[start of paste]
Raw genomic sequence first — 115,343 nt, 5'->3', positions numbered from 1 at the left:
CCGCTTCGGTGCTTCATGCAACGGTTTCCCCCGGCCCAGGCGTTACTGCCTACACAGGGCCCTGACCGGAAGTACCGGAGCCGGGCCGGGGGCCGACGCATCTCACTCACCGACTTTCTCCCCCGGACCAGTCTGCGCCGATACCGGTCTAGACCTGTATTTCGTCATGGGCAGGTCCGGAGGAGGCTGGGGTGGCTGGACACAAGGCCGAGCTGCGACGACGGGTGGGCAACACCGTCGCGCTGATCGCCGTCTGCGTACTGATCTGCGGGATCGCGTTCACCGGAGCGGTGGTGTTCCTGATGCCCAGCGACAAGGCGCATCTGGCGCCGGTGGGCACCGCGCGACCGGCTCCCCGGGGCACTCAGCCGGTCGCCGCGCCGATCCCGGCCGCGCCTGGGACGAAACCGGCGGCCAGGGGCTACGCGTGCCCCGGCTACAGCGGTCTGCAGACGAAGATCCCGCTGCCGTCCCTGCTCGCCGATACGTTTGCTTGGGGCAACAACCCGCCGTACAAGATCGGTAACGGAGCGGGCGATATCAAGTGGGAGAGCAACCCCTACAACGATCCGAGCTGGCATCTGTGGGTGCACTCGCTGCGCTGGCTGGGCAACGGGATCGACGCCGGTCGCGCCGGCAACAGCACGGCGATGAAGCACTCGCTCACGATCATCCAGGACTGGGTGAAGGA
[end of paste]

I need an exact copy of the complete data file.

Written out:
Raw genomic sequence first — 115,343 nt, 5'->3', positions numbered from 1 at the left:
CCGCTTCGGTGCTTCATGCAACGGTTTCCCCCGGCCCAGGCGTTACTGCCTACACAGGGCCCTGACCGGAAGTACCGGAGCCGGGCCGGGGGCCGACGCATCTCACTCACCGACTTTCTCCCCCGGACCAGTCTGCGCCGATACCGGTCTAGACCTGTATTTCGTCATGGGCAGGTCCGGAGGAGGCTGGGGTGGCTGGACACAAGGCCGAGCTGCGACGACGGGTGGGCAACACCGTCGCGCTGATCGCCGTCTGCGTACTGATCTGCGGGATCGCGTTCACCGGAGCGGTGGTGTTCCTGATGCCCAGCGACAAGGCGCATCTGGCGCCGGTGGGCACCGCGCGACCGGCTCCCCGGGGCACTCAGCCGGTCGCCGCGCCGATCCCGGCCGCGCCTGGGACGAAACCGGCGGCCAGGGGCTACGCGTGCCCCGGCTACAGCGGTCTGCAGACGAAGATCCCGCTGCCGTCCCTGCTCGCCGATACGTTTGCTTGGGGCAACAACCCGCCGTACAAGATCGGTAACGGAGCGGGCGATATCAAGTGGGAGAGCAACCCCTACAACGATCCGAGCTGGCATCTGTGGGTGCACTCGCTGCGCTGGCTGGGCAACGGGATCGACGCCGGTCGCGCCGGCAACAGCACGGCGATGAAGCACTCGCTCACGATCATCCAGGACTGGGTGAAGGA